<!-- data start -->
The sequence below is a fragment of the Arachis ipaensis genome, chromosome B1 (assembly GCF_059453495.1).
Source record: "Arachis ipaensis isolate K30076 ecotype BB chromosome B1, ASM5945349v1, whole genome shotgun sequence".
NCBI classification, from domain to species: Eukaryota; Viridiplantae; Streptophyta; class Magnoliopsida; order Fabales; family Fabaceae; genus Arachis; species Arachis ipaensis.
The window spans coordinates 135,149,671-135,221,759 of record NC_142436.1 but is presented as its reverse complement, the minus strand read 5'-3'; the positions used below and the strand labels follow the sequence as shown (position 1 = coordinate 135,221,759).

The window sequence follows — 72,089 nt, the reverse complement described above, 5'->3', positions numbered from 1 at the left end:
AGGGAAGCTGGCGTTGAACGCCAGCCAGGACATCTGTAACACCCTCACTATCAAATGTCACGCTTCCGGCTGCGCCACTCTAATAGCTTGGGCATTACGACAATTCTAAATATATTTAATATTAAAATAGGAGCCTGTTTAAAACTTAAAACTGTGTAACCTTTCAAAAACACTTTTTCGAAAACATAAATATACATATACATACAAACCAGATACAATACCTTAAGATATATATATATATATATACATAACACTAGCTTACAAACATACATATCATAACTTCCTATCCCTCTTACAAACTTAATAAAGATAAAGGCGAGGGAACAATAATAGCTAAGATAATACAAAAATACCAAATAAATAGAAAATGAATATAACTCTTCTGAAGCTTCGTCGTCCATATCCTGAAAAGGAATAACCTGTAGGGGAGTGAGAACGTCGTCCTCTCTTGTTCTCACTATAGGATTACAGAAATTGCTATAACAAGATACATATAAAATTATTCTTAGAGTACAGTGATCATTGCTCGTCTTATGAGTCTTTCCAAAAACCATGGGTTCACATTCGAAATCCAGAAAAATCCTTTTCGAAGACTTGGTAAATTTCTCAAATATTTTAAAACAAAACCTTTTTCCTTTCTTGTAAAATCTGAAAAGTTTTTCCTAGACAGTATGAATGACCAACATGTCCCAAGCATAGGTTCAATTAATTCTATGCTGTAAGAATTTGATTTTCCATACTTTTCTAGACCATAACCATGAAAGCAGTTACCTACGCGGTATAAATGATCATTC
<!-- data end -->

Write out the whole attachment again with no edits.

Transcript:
The sequence below is a fragment of the Arachis ipaensis genome, chromosome B1 (assembly GCF_059453495.1).
Source record: "Arachis ipaensis isolate K30076 ecotype BB chromosome B1, ASM5945349v1, whole genome shotgun sequence".
NCBI classification, from domain to species: Eukaryota; Viridiplantae; Streptophyta; class Magnoliopsida; order Fabales; family Fabaceae; genus Arachis; species Arachis ipaensis.
The window spans coordinates 135,149,671-135,221,759 of record NC_142436.1 but is presented as its reverse complement, the minus strand read 5'-3'; the positions used below and the strand labels follow the sequence as shown (position 1 = coordinate 135,221,759).

The window sequence follows — 72,089 nt, the reverse complement described above, 5'->3', positions numbered from 1 at the left end:
AGGGAAGCTGGCGTTGAACGCCAGCCAGGACATCTGTAACACCCTCACTATCAAATGTCACGCTTCCGGCTGCGCCACTCTAATAGCTTGGGCATTACGACAATTCTAAATATATTTAATATTAAAATAGGAGCCTGTTTAAAACTTAAAACTGTGTAACCTTTCAAAAACACTTTTTCGAAAACATAAATATACATATACATACAAACCAGATACAATACCTTAAGATATATATATATATATATACATAACACTAGCTTACAAACATACATATCATAACTTCCTATCCCTCTTACAAACTTAATAAAGATAAAGGCGAGGGAACAATAATAGCTAAGATAATACAAAAATACCAAATAAATAGAAAATGAATATAACTCTTCTGAAGCTTCGTCGTCCATATCCTGAAAAGGAATAACCTGTAGGGGAGTGAGAACGTCGTCCTCTCTTGTTCTCACTATAGGATTACAGAAATTGCTATAACAAGATACATATAAAATTATTCTTAGAGTACAGTGATCATTGCTCGTCTTATGAGTCTTTCCAAAAACCATGGGTTCACATTCGAAATCCAGAAAAATCCTTTTCGAAGACTTGGTAAATTTCTCAAATATTTTAAAACAAAACCTTTTTCCTTTCTTGTAAAATCTGAAAAGTTTTTCCTAGACAGTATGAATGACCAACATGTCCCAAGCATAGGTTCAATTAATTCTATGCTGTAAGAATTTGATTTTCCATACTTTTCTAGACCATAACCATGAAAGCAGTTACCTACGCGGTATAAATGATCATTC